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Order Regarding Effective Date of Sponsorship Requirement for Individual Mortgage Loan Originators that are Employees of Loan Servicing Companies

Order
Friday, May 6, 2011
Docket No. 11-021-B
File attachments: 
http://www.dfr.vermont.gov/sites/default/files/Docket_11-021-B_0.pdf

Docket No. 11 -021- B

 

In Re: 8 V.S.A. Chapter 73

Licensed Lender Statute

Act No. 29 (H.171) 2009

 

Order Regarding Effective Date Of

Sponsorship Requirement For

Individual Mortgage Loan Originators That Are

Employees Of Loan Servicing Companies

 

Background

1. Act 29 of the 2009-2010 legislative session modified the Licensed Lender Statute, 8 V.S.A. Chapter 73, to bring Chapter 73 into compliance with the federal Secure and Fair Enforcement for Mortgage Licensing Act (the "SAFE Act").

2. The SAFE Act requires that all states license individual mortgage loan originators and Chapter 73 now governs the licensing of individual mortgage loan originators in Vermont.

3. Under the broad definitions in the SAFE Act and in Chapter 73 the loss mitigation employees of mortgage loan servicing companies need to obtain individual mortgage loan originator licenses to continue their loan modification and loss mitigation efforts for loans serviced by the loan servicing company.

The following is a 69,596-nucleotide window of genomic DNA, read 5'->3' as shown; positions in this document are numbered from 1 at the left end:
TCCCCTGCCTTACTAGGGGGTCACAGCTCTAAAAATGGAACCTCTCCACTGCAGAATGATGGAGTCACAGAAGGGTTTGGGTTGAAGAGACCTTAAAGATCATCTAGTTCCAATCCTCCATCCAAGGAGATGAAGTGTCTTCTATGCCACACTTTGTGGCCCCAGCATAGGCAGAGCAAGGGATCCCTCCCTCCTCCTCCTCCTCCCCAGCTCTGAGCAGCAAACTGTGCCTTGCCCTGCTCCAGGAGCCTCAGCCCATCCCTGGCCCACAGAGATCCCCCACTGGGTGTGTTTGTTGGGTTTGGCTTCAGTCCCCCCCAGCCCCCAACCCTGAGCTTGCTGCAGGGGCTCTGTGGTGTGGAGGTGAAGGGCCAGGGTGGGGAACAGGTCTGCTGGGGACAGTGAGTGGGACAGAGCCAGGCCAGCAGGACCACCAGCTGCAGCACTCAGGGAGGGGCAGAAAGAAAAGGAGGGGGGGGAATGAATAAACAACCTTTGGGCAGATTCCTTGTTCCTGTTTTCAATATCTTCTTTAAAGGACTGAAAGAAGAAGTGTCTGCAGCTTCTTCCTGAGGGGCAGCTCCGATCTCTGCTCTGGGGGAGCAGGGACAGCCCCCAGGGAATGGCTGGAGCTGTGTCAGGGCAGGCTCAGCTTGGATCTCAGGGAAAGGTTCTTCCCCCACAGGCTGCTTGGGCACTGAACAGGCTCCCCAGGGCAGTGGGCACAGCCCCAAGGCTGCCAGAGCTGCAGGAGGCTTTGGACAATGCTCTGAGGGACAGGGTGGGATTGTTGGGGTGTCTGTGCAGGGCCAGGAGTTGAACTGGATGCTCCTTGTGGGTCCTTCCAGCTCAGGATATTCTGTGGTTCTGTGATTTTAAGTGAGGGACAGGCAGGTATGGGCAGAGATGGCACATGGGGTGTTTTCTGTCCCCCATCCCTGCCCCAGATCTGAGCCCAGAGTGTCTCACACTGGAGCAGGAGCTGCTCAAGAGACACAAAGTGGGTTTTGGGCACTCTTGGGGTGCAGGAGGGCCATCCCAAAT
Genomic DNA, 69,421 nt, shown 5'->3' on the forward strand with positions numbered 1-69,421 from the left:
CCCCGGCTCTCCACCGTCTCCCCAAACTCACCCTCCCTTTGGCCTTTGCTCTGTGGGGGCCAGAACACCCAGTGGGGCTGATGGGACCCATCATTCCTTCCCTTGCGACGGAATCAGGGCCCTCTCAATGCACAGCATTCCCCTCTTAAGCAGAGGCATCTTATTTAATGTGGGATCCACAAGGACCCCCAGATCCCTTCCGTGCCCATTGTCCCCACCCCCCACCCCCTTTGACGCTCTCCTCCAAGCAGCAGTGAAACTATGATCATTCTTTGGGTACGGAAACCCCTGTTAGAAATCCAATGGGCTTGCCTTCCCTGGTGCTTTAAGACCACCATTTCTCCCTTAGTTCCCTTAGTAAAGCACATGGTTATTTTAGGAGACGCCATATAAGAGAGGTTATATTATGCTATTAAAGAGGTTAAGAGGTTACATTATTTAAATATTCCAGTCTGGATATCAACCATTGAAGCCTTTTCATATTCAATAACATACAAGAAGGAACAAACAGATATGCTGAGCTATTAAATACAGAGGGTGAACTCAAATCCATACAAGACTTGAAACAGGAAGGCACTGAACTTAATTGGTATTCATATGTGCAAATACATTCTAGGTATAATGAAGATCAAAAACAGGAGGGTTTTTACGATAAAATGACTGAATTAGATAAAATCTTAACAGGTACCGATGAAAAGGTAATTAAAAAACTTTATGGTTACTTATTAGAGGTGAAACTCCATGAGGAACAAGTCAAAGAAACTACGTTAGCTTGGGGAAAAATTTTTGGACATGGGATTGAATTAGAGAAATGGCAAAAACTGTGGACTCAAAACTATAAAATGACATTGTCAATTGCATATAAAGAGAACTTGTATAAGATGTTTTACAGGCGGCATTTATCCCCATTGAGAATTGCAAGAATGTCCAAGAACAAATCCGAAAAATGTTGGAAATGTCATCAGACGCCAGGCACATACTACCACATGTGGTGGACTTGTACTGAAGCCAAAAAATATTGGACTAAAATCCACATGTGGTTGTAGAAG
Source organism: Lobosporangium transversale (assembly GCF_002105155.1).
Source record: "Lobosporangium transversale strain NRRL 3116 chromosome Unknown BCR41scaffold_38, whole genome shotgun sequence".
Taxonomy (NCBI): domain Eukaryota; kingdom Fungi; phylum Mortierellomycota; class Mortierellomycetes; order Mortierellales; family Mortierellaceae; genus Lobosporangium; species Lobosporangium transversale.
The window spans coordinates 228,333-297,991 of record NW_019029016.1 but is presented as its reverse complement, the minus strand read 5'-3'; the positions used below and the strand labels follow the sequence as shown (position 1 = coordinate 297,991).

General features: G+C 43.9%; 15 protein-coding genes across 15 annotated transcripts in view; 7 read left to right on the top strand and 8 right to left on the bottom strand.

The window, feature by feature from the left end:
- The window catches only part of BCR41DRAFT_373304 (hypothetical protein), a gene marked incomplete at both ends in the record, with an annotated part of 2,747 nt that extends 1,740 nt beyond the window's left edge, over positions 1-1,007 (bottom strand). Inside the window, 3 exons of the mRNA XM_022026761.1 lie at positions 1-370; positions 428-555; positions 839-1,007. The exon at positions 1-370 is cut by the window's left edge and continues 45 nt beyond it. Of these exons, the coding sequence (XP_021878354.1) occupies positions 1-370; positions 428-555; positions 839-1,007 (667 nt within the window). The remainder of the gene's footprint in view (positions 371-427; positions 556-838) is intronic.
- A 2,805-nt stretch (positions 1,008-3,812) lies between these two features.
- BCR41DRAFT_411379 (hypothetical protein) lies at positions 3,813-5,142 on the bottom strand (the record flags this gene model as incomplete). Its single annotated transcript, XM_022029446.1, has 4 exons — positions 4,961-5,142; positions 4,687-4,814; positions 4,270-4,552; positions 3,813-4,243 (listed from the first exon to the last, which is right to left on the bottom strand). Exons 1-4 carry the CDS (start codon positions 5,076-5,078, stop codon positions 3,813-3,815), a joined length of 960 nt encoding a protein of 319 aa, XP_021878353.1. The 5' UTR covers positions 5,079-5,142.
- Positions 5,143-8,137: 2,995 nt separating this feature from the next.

4. The federal Department of Housing and Urban Development ("HUD") is currently in the rulemaking process for the SAFE Act and has issued Proposed Rule "SAFE Mortgage Licensing Act; HUD Responsibilities Under the SAFE Act", Docket No. FR-5271-P-01 (the "Proposed HUD Rule").

5. The Proposed HUD Rule indicates HUD's inclination to require individuals who modify residential mortgages to be licensed as mortgage loan originators. The final HUD rule has not been published as of the date of this Order.

6. 8 V.S.A. Chapter 85 requires the licensing of third party loan servicers.

7. 8 V.S.A. §2201(b) requires that each licensed mortgage loan originator must be employed and sponsored by either a licensed lender or a licensed mortgage broker. Section 2201(b) does not presently allow a licensed mortgage loan originator to be employed and sponsored by a third party loan servicer.

8. Under current law a licensed third party loan servicer must obtain an additional lender license or an additional mortgage broker license in order to sponsor its licensed mortgage loan originator employees engaged in loan modification and loss mitigation activities.

9. The Department has found that requiring a licensed third party loan servicer to obtain an additional lender license or mortgage broker license in order to sponsor its mortgage loan originator employees engaged in loan modification and loss mitigation activities has not worked well.

10. A bill is currently pending in the Vermont legislature that would allow a licensed mortgage loan originator engaged in loan modification activities to be employed and sponsored by a licensed third party loan servicer, provided the “loan modification” activity is limited to an adjustment or compromise of an existing residential mortgage loan and does not include a refinancing transaction. It is anticipated that the bill will be enacted and will become effective on passage.